His writings inspired the protest movement that swept across not only the colonized third world countries, but also through the Northern colonial metropolis. In the light of the new US-led policies of neo-colonialism and imperialism, Fanon is more topical than ever. In the cause of the collapse of the Soviet Union the world situation worsened dramatically. Afghanistan, Iraq, Libya, Yemen, and Somalia. Other countries, such as Iran and Syria, are meanwhile threatened with invasions. A re-codification of racist power relations is the modus operandi of an ever-changing condition of domination in which capital creates its own elusive culture.

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Our world has changed significantly since the early s when Frantz Fanon penned the first book of his trilogy that concluded with the Wretched of the Earth. In it he employed, first, psychoanalytical theory to detail how colonialism affected the self-perception of the colonized especially black and African peoples and their being-in-the-world.

I have been reading Hamid Dabashi since the early s. The first edition of his Theology of Discontent: The Ideological Foundations of the Islamic Revolution in Iran was the first book length work of his I read when it first came out in the mid s: a book I found to be the most significant study of the Iranian Revolution so far penned.

I have not changed my mind about this, although some of his conclusions I do not necessarily agree with. We hit it off right away and immediately had a long, informed discussion on his page regarding Babism, Hurufism, Islamic philosophy and Henry Corbin.

I will confess that I have not read a piece of contemporary, analytical and much deserved learned polemic as much as I enjoyed reading Brown Skin, White Masks. My further online experiences from with the cacophony of thugs on the site Iranian. Nevertheless in many ways these two books need to be read together because they are talking about the same trajectory of issues. My own typology of Theophanocracy also goes a long way in addressing what Dabashi is proposing at the end of Islamic Liberation Theology.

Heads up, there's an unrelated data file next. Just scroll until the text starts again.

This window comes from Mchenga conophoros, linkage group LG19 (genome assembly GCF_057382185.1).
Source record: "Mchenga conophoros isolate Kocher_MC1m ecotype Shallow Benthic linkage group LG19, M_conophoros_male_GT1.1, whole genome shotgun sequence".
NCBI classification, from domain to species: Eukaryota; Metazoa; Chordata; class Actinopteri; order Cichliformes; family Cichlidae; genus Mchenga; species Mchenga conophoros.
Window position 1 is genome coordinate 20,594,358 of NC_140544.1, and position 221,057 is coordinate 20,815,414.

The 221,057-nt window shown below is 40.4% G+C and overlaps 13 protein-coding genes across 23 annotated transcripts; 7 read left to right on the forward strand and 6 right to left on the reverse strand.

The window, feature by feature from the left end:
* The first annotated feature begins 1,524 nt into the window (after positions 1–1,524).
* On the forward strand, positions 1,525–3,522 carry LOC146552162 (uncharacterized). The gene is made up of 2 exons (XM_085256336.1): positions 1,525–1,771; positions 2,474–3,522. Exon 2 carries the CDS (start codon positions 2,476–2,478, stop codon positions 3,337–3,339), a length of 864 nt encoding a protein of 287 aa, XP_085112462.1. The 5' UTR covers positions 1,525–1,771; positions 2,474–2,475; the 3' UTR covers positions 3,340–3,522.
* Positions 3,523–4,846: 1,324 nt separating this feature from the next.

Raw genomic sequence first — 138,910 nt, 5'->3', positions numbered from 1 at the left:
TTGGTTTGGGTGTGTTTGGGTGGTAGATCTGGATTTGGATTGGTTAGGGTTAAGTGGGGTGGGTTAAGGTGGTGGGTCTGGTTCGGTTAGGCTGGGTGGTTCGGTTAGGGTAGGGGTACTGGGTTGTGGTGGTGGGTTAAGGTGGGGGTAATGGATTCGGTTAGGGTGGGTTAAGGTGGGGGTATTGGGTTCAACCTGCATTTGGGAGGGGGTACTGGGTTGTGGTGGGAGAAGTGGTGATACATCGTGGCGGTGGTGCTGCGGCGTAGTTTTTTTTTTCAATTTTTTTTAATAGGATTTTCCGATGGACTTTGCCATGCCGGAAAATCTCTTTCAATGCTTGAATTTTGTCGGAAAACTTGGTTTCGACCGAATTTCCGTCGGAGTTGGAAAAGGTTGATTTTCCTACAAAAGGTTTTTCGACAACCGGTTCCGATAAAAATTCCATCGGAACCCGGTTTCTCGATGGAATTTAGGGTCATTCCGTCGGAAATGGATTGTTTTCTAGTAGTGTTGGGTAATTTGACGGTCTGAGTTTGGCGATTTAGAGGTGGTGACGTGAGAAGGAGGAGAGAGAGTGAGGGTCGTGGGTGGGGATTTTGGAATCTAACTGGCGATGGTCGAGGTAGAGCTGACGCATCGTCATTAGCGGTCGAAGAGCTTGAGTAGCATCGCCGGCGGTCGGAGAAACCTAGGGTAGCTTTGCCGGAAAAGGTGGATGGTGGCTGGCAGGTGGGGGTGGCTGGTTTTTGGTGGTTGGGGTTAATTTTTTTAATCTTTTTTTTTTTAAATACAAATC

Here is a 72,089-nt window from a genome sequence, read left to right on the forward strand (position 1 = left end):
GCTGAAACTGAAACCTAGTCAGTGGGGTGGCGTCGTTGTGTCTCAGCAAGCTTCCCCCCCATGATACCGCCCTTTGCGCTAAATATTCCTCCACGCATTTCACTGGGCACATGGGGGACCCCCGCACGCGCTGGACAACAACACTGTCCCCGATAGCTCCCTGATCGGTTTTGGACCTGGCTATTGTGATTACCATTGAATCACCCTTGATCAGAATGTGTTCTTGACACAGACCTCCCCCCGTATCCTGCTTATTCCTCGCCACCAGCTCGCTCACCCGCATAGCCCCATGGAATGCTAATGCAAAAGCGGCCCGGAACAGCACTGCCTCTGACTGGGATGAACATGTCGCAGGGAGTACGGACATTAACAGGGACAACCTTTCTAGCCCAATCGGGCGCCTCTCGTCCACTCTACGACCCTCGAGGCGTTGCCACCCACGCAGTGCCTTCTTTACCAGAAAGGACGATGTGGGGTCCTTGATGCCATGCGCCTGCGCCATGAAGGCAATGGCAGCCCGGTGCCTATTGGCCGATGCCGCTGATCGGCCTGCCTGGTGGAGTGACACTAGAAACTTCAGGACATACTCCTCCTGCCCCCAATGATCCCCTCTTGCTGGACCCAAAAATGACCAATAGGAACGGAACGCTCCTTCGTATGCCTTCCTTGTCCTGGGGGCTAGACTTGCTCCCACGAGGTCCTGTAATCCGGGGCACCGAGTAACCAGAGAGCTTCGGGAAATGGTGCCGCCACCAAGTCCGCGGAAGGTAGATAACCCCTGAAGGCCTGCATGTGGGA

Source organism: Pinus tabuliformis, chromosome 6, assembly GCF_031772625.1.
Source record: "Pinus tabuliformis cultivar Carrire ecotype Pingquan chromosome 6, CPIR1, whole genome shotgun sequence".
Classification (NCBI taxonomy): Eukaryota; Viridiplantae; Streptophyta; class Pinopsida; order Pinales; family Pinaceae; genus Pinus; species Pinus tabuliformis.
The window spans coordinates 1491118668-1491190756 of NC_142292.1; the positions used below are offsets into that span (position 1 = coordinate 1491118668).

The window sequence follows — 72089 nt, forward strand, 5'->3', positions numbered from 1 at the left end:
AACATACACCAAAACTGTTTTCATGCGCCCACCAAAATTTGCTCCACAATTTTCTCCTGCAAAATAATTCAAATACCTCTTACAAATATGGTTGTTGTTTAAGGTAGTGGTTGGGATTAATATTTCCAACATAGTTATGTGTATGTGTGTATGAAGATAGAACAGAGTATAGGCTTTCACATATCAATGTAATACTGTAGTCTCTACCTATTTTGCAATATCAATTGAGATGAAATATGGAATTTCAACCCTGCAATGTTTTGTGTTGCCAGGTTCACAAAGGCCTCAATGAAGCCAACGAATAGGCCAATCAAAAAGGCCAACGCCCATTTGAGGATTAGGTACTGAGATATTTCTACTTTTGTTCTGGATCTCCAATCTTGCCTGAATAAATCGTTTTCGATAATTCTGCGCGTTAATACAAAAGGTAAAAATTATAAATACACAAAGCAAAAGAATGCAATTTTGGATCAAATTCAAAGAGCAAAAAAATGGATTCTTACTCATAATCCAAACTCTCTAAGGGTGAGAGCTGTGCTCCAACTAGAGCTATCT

Back to Brown Skin, White Masks. Without doing a chapter by chapter thematic review here, there were several instances where the book stood out for me in significant ways. Addressing the Orientalist representations of the Islamic world, on p. The 10 million plus Muslims who live in the United States about 3 percent of the total population and the 20 million plus Muslims who live in Europe about 5 percent of the total population are the principal target, with the 1.

In any film, fiction, or "documentary" about Muhammad or the Quran one is almost certain to find these native informers—ex-Muslims, as they often proudly call themselves—ridiculing Muhammad and disparaging the Quran. What they are selling their white audiences has little to do with the realities of Muslim societies. They are creating a Muslim enemy reduced to a few manufactured icons they can dehumanize and subjugate by assuming a superior civilizing mission—before they begin dropping tons of bombs Regarding the recodification of racism in North America and the Anglo-European world as the operative guide of Islamophobia, Dabashi says, "The most significant lesson in the current recodification of racism in America is that racism as a phenomenon stays constant while its signifiers change visual and affective registers—from black to brown, from Jew to Muslim, at the center of which bifurcations remains a fictive white Christian interlocutor who demands and exacts racialized superiority.

Islam is the new Judaism, Muslims the new Jews, Islamophobia the new anti-Semitism, and brown the new black—all in the racialized imagination of a white-identified supremacy that must first alienate both in itself and of itself in order to rule," p. Nail, hammer and head! I enjoyed reading this book tremendously because it completely validated my own perspective on quite an extensive list of contemporary questions. Two thumbs up!

New York: Columbia University Press,


Brown Skin, White Masks






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